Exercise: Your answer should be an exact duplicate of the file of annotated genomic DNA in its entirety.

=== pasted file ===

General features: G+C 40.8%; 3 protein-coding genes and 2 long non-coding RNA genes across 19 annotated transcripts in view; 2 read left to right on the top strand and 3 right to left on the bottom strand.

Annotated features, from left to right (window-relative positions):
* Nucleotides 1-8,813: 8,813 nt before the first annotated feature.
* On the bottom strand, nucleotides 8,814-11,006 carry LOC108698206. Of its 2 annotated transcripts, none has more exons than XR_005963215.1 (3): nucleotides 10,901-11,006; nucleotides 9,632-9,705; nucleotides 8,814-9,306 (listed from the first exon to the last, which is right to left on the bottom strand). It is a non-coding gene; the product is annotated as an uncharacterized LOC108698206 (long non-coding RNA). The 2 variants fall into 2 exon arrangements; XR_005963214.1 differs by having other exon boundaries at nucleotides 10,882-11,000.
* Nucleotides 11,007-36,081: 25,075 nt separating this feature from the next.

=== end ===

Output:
General features: G+C 40.8%; 3 protein-coding genes and 2 long non-coding RNA genes across 19 annotated transcripts in view; 2 read left to right on the top strand and 3 right to left on the bottom strand.

Annotated features, from left to right (window-relative positions):
* Nucleotides 1-8,813: 8,813 nt before the first annotated feature.
* On the bottom strand, nucleotides 8,814-11,006 carry LOC108698206. Of its 2 annotated transcripts, none has more exons than XR_005963215.1 (3): nucleotides 10,901-11,006; nucleotides 9,632-9,705; nucleotides 8,814-9,306 (listed from the first exon to the last, which is right to left on the bottom strand). It is a non-coding gene; the product is annotated as an uncharacterized LOC108698206 (long non-coding RNA). The 2 variants fall into 2 exon arrangements; XR_005963214.1 differs by having other exon boundaries at nucleotides 10,882-11,000.
* Nucleotides 11,007-36,081: 25,075 nt separating this feature from the next.